The summer garden is summering. Beans. Armenian cucumbers. Tomatoes. Pumpkins and corn ripening. All that stuff. We eat stuff. We give stuff away. Yay.
But my focus is now on the fall and winter garden. Yay!
Why is the future garden so often more fascinating than the present? I don't know, but I'm going to write about it anyway.
The overwintering cauliflower and broccoli and sprouting broccoli plants, planted as ittybitty soil blocks, are now nice big seedlings. So far, they're staying well ahead of insect damage; we'll see if that keeps up or if this will be a Lesson Learned about insect netting. I've been wanting to taste overwintering sprouting broccoli since I heard of it; I hope it works this time.
Meanwhile, I presprouted some butterhead lettuce seed and planted it in the space that the broccoli and cauiflower don't yet need, next to lines of quarter-inch soaker hose (programmed to water five minutes every day in addition to the longer less frequent watering) and it grew--in 105 degree highs! Lots of little inch-high lettuce plants. Yay for presprouting. And for soaker hose.
The mini-soaker scheme also worked for the beets--I planted Merlin beets a little over a week ago right next to soakers, and they came up so well that I had to do a whole lot of thinning just to get them to half an inch apart. I'll go back soon to get them to the recommended interim spacing of three inches apart. (From my reading, the three inch spacing gives you enough space for baby beets, and at some point you remove (and eat) every other baby beet to give you a six inch spacing for bigger beets.)
I just finished prepping the "salad garden"--beds A through D of Row 8, four 4 X 6 beds in a row, so a total space of 4 X 24. (A handy space for a very short low tunnel later.) I'm cutting three slits down each bed, six feet long and eighteen inches apart, and putting a soaker hose along the slit. This gives me a total of twelve six-foot "rows". A little more tweaking, and they'll be all ready for seeding.
What to grow? I've got plenty of options in the seed box. Four different kinds of scallions. Two kinds of carrots. Two big packets of green butterhead lettuce (Tom Thumb is presprouting as we speak). Mache. Kale. Peas that I could grow for peas or pea sprouts. Little cabbages. I'm about to send of for golden beets and Fordhook chard and a red lettuce.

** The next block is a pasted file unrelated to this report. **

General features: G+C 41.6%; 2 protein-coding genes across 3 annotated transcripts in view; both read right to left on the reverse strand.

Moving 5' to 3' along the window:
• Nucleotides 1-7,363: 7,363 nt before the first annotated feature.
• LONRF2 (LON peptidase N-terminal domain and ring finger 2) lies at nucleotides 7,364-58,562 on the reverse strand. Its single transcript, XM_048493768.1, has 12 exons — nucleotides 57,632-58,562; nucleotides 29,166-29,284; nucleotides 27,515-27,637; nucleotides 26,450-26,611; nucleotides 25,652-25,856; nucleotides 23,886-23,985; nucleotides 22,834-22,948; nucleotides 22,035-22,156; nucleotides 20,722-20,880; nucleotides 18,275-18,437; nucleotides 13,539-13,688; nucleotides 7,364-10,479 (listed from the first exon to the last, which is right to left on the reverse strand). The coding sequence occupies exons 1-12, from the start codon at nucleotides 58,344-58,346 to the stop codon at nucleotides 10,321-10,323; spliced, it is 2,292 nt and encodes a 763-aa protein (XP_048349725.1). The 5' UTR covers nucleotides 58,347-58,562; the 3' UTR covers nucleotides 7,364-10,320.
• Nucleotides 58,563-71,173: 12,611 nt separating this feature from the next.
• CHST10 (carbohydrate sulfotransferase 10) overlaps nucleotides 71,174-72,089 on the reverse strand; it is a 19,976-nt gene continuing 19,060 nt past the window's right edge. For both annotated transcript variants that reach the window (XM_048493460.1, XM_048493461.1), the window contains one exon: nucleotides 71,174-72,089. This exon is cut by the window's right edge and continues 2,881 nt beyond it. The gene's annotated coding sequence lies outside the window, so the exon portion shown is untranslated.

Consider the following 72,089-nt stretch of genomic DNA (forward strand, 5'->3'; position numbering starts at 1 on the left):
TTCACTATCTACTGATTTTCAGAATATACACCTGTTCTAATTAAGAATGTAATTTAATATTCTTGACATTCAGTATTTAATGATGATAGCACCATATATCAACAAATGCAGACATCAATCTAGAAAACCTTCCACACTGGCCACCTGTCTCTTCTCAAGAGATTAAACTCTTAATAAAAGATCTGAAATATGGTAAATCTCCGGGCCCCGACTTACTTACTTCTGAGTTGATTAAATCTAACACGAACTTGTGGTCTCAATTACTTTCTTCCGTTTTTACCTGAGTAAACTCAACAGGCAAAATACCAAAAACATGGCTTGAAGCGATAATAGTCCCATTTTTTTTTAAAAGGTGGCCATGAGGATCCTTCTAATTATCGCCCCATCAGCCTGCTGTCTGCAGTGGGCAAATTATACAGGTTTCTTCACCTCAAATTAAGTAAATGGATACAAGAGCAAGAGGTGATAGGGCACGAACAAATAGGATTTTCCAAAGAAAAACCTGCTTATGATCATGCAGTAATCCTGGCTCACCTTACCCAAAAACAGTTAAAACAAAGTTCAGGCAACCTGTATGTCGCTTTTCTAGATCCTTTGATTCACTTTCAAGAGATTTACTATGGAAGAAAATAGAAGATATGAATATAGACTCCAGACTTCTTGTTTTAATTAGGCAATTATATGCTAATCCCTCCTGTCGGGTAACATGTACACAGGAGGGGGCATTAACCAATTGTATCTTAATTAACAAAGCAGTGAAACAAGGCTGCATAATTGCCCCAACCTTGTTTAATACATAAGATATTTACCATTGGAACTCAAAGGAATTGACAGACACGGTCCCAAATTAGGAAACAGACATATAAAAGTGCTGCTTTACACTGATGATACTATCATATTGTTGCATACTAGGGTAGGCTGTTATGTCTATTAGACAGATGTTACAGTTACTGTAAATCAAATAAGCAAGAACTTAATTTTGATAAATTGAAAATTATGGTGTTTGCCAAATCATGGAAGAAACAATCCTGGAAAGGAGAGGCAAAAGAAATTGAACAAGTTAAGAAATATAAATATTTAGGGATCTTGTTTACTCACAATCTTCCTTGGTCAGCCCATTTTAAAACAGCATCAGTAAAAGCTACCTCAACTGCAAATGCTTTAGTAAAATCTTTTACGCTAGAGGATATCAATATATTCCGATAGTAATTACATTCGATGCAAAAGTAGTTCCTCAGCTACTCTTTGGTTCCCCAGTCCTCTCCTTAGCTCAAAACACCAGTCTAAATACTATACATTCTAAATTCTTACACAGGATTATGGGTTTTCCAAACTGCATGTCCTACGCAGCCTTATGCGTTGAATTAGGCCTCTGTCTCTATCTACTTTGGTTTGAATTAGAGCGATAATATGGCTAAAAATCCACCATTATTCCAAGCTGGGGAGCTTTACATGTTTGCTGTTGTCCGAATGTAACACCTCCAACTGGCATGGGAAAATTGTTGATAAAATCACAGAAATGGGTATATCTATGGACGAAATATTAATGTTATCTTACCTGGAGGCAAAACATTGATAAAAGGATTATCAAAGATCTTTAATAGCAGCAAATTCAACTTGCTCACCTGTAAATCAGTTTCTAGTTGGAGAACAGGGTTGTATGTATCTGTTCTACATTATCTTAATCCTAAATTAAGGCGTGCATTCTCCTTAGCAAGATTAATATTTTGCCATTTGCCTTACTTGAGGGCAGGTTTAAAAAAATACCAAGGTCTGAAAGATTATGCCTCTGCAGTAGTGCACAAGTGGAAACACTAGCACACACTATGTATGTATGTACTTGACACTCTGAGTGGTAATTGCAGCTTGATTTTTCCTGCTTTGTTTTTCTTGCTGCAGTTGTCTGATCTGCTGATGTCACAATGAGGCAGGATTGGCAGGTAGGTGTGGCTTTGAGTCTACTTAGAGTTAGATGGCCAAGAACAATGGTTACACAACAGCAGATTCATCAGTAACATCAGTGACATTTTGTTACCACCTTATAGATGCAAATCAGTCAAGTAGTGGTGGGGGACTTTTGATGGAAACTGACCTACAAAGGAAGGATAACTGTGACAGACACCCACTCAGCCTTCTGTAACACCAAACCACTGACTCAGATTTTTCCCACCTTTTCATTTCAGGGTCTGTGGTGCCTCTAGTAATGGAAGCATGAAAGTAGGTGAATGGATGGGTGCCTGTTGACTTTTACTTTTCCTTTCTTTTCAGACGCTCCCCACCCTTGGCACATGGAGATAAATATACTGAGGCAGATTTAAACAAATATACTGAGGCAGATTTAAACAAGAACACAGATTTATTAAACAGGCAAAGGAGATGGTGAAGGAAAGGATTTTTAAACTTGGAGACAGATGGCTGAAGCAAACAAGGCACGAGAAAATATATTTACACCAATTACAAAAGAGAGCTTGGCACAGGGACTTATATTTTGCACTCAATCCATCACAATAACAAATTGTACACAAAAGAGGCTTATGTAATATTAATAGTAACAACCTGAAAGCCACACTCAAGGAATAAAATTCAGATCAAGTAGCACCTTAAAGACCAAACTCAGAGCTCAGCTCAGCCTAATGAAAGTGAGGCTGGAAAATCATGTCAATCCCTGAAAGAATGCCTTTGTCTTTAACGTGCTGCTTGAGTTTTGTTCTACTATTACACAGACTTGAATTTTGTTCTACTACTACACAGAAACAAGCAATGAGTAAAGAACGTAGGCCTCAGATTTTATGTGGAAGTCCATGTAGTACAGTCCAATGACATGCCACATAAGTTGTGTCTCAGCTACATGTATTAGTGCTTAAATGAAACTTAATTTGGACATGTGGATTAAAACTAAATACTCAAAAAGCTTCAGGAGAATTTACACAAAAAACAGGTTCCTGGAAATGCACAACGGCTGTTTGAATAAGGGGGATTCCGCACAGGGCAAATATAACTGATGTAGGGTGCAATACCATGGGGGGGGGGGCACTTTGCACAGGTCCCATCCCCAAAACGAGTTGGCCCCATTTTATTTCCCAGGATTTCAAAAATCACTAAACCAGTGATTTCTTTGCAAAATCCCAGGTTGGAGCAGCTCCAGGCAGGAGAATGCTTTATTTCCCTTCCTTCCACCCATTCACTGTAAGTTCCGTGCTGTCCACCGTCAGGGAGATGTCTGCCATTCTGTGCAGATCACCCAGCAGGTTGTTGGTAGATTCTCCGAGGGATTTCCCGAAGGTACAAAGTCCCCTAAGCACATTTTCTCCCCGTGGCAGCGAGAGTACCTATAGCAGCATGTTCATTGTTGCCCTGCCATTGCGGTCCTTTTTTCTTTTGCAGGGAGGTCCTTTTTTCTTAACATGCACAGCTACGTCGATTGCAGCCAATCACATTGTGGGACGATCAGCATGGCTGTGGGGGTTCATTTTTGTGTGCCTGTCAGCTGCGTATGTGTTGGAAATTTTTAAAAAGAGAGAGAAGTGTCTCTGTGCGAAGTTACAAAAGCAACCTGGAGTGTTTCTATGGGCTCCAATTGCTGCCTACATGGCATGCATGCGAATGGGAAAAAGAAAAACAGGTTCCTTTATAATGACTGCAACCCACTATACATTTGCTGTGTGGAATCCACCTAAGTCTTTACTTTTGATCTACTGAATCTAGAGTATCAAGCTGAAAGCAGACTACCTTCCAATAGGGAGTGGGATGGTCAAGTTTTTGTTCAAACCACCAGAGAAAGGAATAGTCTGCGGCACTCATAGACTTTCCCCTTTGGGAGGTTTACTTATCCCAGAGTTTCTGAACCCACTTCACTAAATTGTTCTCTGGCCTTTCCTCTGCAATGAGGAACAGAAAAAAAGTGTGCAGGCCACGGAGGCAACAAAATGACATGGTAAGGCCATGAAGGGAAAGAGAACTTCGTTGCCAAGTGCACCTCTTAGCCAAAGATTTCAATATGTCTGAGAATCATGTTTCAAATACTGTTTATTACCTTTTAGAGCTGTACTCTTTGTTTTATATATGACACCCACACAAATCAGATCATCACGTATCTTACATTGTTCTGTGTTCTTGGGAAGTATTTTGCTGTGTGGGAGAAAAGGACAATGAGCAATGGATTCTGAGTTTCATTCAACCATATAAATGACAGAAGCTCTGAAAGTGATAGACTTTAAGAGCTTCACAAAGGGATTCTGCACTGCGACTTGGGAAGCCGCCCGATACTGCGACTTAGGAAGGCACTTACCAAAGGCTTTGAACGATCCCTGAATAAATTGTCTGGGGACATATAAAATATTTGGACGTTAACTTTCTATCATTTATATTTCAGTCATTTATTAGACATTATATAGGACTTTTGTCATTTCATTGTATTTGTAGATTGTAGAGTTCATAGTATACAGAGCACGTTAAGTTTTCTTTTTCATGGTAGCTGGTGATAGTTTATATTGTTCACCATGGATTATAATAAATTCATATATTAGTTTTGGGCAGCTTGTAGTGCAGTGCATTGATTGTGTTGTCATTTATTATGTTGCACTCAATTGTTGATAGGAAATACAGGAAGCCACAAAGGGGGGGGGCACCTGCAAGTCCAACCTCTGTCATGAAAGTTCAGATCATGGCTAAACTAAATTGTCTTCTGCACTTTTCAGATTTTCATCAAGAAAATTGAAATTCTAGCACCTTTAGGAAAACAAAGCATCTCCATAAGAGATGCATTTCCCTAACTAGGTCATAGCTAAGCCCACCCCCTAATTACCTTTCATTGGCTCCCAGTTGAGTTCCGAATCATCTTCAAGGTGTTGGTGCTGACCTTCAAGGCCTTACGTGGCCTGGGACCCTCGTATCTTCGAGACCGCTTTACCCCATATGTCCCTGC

Let's make up a plan:
Let's make up a plan:
- 1: Evergreen Hardy White Bunching Onions
- 2: Tom Thumb butterhead lettuce.
- 3: Red Kitten spinach, grown for small salad leaves.
- 4: Russian Hunger Gap kale, grown for small salad leaves. I'm wasting the potential of this kale; its claim to fame is bolting late to produce kale raab. But I've got the seeds, packed for 2015, so I'd better plant them soon or never.
- 5: Guardsman scallions
- 6: Oxheart carrots
- 7: Golden beets
- 8: Fordhook chard, grown for small salad leaves.
- 9: Summer Island scallions
- 10: Tom Thumb butterhead lettuce.
- 11: Soloist hybrid Chinese cabbage
- 12: Red Baron scallions
How's that look? A lot of scallions, but I want to taste all four of those scallion types. Only one kind of lettuce, but salad leaves will also be coming from the spinach, kale, chard, and beet greens. And as things come out, I might be able to replace them with lettuce. (I say "might" because when the temperature gets too low I can plant lettuce all I want, but it won't actually grow.)
I like it. We'll see if I actually plant it that way.
i'm most excited about Russian Kale. I think what I love most about your garden is that it never is just 'kale', it's something a little more exotically interesting.ReplyDelete
Howdy, Cynthia! After some reading, I concluded that it was too hot and too early to plant the kale (and way way way way too early to plant the spinach). I'll be planting it in late September, in the former snap pea bed. I think.ReplyDelete